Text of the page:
The last half dozen potholed miles on the back road to the Monteverde Cloud Forest are the rainbow factory of the world. Rainbows ahead of me, rainbows behind me, right and left, rainbows spanning the horizon. Finally a spectacular double rainbow soars up from a valley, its peak below the edge of the road. I am literally "over the rainbow." Then in a breathtaking moment one frisky light arch shoots down in front of me, touching down no more than twenty feet ahead of me where the verge of the road curves away. Finally, I think, I am going to find my pot of gold!
This dazzling fracturing of sunlight is only one of the breathtaking fruits of the fierce winds which tear clouds into tiny shards of mist and light -- hard enough that fine and warm as these droplets are, they sting my face. All around me lie the thousands of species and complex ecological dramas -- the other legacy of the horizontal rains of this mountainous complex -- containing in a few square miles seven of Costa Rica's life-zones, and hundred of distinct micro-climates.
It's complex and dizzying for a stranger, but it tells a disturbing story to the people who grew up in this forest. It's a story worth pondering. Many of these micro-climates have changed, dramatically -- not just in the past few years, but well before the climate scientists were proclaiming that global warming had arrived. On some ridges, a ratio of eight wet to four dry months has yielded to a new normal of only four wet months a year.
And the weather is not the only change. At one ridge top we are shown the wetland where, for millions of years, golden toads lived their lives -- here and only here, in this one spot. But our guide, whose father told him of seeing thousands of the toads, was born in 1985 -- and was only two when the last golden toad was sighted.
The people who watched this shocking collapse of the patterns of their home were not scientists, but nonetheless ecologically highly literate and observant -- because they lived in and off the forest. Their livelihoods depended on knowing where each species could be found, and when -- originally for subsistence, today as guides for visitors -- who when they come to a quetzal forest want to see quetzals, which requires the guide to know which one of the many species of avocado trees is in fruit that week and where it can be seen from the trail.
I find myself wondering if one of the key errors of the entire climate change movement has been reliance on the future forecasting ability of global macro-climate models, rather than harvesting the present micro-observations of farmers and hunters, and school children and gardeners, to spread the story. I am particularly struck by this because of some recent polling findings showing that Americans are now more convinced of and concerned by climate change than they were only a few years ago, but that the big shift has taken place among those Americans who do not trust climate scientists as messengers.
Polling has consistently shown that more Americans believe that the weather is warming than believe that scientists are in agreement about that fact -- an observation which suggests that while the climate denial machinery funded by the oil industry and its allies has succeeded in creating enough media clutter that significant parts of the public think there IS scientific dispute, this clutter has not prevented people from noticing that -- well, the snow just isn't as deep in New Hampshire as it used to be and they might as well sell that snowmobile.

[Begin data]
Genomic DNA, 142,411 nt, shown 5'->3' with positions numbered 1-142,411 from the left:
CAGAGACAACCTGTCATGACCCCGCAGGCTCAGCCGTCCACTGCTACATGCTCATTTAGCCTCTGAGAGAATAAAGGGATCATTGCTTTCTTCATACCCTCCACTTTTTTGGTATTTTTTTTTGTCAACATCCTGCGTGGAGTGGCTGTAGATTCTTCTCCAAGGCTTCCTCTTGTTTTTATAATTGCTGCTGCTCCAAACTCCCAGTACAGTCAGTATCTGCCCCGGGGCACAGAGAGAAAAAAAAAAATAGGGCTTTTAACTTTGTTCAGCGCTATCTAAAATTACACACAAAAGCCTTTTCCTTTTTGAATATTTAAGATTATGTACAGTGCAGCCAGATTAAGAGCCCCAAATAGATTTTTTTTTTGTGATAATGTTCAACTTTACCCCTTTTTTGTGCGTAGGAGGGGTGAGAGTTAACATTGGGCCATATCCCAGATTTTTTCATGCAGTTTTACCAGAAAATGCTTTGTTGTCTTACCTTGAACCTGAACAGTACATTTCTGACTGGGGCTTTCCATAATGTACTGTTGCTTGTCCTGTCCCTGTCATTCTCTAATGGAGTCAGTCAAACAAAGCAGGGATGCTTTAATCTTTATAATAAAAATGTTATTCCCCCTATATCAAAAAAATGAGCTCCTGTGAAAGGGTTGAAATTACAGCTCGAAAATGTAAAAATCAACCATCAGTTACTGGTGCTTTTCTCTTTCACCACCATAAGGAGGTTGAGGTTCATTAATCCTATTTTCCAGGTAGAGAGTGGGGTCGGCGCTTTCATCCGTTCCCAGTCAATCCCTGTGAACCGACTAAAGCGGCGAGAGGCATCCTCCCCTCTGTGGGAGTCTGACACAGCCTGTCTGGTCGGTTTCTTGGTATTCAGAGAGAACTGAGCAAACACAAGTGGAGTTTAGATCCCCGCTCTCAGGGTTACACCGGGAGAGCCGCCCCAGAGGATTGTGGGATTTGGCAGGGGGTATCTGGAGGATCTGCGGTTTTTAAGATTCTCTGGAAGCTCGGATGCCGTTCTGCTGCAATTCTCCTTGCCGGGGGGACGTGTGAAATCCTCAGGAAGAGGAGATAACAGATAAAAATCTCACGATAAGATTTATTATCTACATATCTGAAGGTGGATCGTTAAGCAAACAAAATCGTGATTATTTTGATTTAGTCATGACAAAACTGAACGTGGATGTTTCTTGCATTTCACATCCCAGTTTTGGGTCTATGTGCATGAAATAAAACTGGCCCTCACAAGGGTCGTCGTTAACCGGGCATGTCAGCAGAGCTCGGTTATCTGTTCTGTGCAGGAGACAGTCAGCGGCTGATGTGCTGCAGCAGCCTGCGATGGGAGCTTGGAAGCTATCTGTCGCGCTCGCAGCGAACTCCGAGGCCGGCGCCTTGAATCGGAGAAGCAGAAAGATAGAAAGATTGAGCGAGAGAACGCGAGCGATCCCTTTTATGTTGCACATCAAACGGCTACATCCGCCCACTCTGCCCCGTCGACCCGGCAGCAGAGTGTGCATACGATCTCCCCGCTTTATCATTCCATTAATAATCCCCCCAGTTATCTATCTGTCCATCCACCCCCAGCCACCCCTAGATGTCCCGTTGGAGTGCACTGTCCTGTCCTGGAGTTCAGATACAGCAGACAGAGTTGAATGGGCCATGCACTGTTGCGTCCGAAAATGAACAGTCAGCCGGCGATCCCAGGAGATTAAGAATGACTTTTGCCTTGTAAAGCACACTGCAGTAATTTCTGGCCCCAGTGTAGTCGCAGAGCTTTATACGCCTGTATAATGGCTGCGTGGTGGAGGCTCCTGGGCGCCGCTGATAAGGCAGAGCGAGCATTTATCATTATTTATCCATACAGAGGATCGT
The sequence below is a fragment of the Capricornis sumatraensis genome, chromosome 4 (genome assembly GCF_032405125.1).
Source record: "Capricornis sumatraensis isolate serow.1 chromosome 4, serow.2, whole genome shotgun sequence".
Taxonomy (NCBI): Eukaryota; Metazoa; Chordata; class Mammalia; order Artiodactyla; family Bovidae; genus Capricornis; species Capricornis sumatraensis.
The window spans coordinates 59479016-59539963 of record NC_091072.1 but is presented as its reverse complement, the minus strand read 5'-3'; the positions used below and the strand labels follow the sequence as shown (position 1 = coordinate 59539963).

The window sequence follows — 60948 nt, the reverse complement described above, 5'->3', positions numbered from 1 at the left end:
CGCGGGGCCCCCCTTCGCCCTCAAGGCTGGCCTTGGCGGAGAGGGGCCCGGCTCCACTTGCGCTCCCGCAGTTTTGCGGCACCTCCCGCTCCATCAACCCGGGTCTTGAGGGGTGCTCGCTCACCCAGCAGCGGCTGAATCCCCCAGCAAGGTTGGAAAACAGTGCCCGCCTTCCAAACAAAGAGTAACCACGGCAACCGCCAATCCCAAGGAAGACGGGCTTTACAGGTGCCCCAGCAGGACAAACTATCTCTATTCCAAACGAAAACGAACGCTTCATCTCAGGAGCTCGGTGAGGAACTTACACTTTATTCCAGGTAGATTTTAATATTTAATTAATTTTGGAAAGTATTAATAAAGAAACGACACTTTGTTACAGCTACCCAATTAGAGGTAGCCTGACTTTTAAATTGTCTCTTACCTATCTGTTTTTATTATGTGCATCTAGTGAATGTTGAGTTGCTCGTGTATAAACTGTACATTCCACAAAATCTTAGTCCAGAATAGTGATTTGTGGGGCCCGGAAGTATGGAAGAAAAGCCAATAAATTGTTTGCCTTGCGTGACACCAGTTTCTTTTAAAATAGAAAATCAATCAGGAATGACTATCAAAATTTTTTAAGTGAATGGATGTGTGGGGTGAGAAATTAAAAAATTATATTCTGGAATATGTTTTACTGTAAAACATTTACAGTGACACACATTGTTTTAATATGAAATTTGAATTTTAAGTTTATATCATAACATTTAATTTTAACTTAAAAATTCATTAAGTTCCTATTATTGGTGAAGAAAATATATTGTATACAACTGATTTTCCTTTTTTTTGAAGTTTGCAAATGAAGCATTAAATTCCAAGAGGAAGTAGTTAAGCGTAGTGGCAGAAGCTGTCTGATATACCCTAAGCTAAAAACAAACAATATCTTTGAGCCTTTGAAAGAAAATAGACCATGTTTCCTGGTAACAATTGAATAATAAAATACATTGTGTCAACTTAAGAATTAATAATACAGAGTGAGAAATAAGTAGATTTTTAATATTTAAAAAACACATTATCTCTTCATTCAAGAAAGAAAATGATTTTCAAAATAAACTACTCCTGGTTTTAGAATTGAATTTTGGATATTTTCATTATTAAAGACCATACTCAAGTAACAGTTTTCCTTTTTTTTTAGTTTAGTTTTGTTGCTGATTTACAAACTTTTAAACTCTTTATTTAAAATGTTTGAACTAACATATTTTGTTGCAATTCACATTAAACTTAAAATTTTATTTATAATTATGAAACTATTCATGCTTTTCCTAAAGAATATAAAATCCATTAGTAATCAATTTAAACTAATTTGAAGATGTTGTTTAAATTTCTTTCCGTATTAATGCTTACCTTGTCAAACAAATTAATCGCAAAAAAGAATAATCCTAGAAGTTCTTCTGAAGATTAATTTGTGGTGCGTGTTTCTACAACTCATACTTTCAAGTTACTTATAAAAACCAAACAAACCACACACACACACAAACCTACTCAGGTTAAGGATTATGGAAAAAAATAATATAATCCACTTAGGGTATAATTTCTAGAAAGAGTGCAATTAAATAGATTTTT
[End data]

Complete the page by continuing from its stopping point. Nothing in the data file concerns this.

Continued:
The story here in Monteverde and the story in New Hampshire is a common story -- most of the bright orioles and tanagers I see here summer in the U.S. and Canada; indeed growing up in Maryland I never saw the state bird, the Baltimore oriole -- my first siting was here in Costa Rica.
So perhaps the secret to climate recovery is less in presenting the global projections of a future climate -- with all their unavoidable and scary uncertainties -- and more in encouraging and empowering people to watch their own backyards closely, and share the disturbing pattern that emerged in tiny micro-climes long before the scientists could convince each other there was a global signal they could measure.
Because climate chaos is a reality. And observing things as established patterns fall apart on the ground is a very grounded, reality based habit. The leaves either did or did not turn by October 15 last year in southern Maine, the monsoon either will or will not arrive by June in Mumbai next year. What the climate problem has lacked so far is an approach with the force of Dr. Samuel Johnson, who, asked how he refuted Bishop Berkeley's theory that the physical world was simply a figment of our imagination, sharply kicked a rock and said, "I refute it thus." Perhaps close, local, personal observation can play that role, for people all over the world and of all political and cultural persuasions.
Because, however things may have appeared to my hopeful eye on the road to Monteverde, however close the end of that rainbow appeared to be, when I reached the bend it had vanished -- and the pot of gold with it. Just so, the myth that we can prudently continue our massive experiment in modifying the climate system with massive emissions of carbon and other pollutants, because someday soon new data will show up rescuing us and saying everything is going to be just fine, is no more reality based than that pot of gold.
A veteran leader in the environmental movement, Carl Pope is the former executive director and chairman of the Sierra Club. Mr. Pope is co-author -- along with Paul Rauber -- of Strategic Ignorance: Why the Bush Administration Is Recklessly Destroying a Century of Environmental Progress, which the New York Review of Books called "a splendidly fierce book."
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